In California, which has the country's largest and most diverse Asian population, 45 percent of Hmong haven't graduated high school, the highest proportion among all 40-plus subgroups, UC researchers say. Furthermore, 40 percent of Cambodians and Laotians haven't finished high school, which is twice the statewide rate regardless of race. And about 20 percent of Pacific Islanders drop out of high school statewide.I think you should revolt against your people - and by people, I mean fist pumping Koreans.
Listen - I'm not saying that everyon's not having a good time once the camera was off - on the contrary - I'm sure there was a lot of...something...although I'm not sure what - and I'm sure it was fun - and I give mucho kudos to Justine Chiu and Laiyin Li for getting it together - because what they're doing is important.
All I'm saying is that I'm sure there's at least one person there wondering when the keg was going to get broken out.
Far be it for me to tell you in-depth about things I don't actually know about even though it doesn't always stop me from doing so (just remember that when I tell you how to make a million dollars by chewing gum and that to get you started first you need to stuff one $100 dollar bill in my g-string - and even though I'm a guy - it looks damn good).
So instead - I'll just let someone better tell you about what you should know that I can't really tell you anything more about except that it sounds much better coming from Gary Locke.
The President's Advisory Commission on Asian Americans and Pacific Islanders supports the Development, Relief, and Education for Alien Minors Act ( "DREAM Act" ). The DREAM Act is good for our economy, our security, and our nation.While I can't tell you much I can point you to the link as well as tell make sure that your eyes have focused in on the part in bold.
"Research has shown the potential of undocumented students to contribute to the economy and the U.S. workforce," said Gary Locke, secretary of commerce and co-chair of the White House Initiative on Asian Americans and Pacific Islanders. "The DREAM Act would offer a rigorous and lengthy pathway towards earned legalization that would be a powerful incentive for young people to stay in school, graduate, stay out of trouble, and contribute to the economic stability of our country."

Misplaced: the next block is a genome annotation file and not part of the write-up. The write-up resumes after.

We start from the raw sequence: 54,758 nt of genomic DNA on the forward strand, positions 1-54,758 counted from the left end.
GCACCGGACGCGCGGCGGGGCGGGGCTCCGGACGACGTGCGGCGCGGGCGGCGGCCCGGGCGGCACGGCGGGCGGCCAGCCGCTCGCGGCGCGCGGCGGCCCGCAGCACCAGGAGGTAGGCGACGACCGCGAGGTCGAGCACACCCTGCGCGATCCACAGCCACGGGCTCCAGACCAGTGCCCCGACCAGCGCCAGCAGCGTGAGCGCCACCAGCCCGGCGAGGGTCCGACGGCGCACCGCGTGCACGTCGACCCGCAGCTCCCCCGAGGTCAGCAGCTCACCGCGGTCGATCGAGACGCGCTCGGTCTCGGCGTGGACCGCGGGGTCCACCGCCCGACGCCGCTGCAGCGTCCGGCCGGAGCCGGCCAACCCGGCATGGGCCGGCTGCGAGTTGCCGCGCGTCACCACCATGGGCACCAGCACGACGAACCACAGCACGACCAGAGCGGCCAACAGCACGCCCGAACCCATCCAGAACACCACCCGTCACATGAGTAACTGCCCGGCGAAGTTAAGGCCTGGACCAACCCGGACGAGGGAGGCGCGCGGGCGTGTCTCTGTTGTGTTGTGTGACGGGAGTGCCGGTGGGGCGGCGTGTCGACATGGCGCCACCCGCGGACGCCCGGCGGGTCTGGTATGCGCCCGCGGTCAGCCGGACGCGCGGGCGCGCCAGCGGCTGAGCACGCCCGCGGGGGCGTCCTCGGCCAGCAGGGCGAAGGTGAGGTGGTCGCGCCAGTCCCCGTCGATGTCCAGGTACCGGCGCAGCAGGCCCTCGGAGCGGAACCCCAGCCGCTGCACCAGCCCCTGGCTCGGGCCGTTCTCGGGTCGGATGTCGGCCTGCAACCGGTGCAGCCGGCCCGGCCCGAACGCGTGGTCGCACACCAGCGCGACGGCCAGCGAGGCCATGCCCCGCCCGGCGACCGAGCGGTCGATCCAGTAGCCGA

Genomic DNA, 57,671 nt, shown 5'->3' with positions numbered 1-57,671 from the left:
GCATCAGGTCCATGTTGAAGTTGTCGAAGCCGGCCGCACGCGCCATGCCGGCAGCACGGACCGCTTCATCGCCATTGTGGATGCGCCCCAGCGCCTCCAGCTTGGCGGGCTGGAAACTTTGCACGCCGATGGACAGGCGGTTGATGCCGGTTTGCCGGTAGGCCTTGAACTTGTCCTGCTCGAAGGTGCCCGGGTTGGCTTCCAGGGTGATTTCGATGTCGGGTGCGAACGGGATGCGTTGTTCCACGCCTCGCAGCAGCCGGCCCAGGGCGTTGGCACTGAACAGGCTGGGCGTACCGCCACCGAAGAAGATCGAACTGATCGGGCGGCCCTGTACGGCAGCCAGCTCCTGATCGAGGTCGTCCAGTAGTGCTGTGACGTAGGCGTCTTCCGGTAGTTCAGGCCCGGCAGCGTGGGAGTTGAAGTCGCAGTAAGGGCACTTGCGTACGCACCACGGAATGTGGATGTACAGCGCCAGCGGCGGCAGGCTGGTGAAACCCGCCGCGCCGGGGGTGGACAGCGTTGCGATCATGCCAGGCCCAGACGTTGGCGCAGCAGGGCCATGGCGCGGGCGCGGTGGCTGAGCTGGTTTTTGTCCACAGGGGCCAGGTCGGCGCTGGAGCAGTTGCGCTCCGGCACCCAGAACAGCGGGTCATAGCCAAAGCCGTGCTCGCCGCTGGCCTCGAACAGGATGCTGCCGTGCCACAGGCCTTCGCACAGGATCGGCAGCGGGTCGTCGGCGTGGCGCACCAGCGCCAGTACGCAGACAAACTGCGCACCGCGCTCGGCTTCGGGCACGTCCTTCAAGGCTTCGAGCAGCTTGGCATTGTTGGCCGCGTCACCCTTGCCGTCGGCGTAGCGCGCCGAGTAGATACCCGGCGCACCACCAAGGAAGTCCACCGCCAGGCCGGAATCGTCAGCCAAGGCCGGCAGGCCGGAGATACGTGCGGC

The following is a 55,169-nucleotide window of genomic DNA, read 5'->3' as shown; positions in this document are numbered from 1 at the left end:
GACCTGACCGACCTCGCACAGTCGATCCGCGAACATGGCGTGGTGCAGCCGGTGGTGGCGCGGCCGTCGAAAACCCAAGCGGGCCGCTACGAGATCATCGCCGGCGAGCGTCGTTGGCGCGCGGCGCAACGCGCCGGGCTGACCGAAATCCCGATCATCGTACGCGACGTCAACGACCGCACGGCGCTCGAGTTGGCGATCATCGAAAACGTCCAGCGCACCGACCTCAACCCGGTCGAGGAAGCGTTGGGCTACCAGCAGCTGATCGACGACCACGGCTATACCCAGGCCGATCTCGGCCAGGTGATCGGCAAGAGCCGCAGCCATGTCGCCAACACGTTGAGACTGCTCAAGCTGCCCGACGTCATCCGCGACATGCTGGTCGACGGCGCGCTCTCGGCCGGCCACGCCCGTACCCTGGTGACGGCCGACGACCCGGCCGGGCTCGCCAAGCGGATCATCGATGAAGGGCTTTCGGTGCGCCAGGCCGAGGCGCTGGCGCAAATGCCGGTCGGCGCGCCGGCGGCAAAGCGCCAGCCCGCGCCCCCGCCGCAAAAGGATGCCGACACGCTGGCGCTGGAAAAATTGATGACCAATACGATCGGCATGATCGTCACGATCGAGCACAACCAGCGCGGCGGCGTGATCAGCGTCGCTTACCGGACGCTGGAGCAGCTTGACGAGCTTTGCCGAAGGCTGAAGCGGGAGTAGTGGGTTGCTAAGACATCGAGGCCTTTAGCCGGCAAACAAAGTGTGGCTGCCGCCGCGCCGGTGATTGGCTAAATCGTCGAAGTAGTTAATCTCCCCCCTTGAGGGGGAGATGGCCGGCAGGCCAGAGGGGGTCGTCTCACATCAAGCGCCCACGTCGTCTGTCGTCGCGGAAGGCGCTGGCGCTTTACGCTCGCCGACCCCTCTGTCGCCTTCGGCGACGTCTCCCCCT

According to a University of California report, Asian and Pacific Islander students make up approximately 40 percent of the total undocumented student population enrolled in the University of California system. Additionally, many undocumented Asian students are children of parents who have fled from war-torn countries.
Because that's important.
- I'm not really sure it's a feud since Cho writes that she actualy got along well with her.
- Even if it's not, I'm still making it a feud because it's just more interesting that way.
- Cho said that "Sarah supposedly blames Bristol harshly and openly (in the circles that I heard it from) for not winning the election, and so she told Bristol she “owed” it to her to do DWTS so that “America would fall in love with her again” and make it possible for Sarah Palin to run in 2012 with America behind her all the way."
- Bristol has responded saying that it saddened her and that if Cho ever has a question to "call me girlfriend" which somehow just doesn't sound right coming out of her keyboard.
And on another note - Palin's new show (yes - that's hard to type) will be featuring Kate and 8.
Last Call (at least for the year).
We’ve scheduled one more visualizAsian call before the end of the year, with publisher Lisa Lee and editor-in-chief Harry Mok of Hyphen magazine!Get it on.
If you’re not familiar with Hyphen, it’s the 7-and-a-half-year-old magazine that offers, as it says on the cover, “Asian America Unabridged.” It’s not only a fine, high-quality publication featuring strong writing and editing and graphics, it’s one of the few national print media outlets that covers Asian American issues and pop culture, and it follows in the footsteps of many now-gone magazines, starting with the late, great A magazine and including such titles as TransPacific and East-West. Other mags currently being produced include KoreAm and Giant Robot, whose editor, Eric Nakamura, we spoke to earlier this year.
Our conversation with Lisa and Harry about Hyphen will be at 7 pm PT (10 pm ET) on Wednesday, December 8. Register here if you’re new to visualizAsian (if you’ve registered before you’ll receive an email with the phone and webcast information; you don’t need to register again).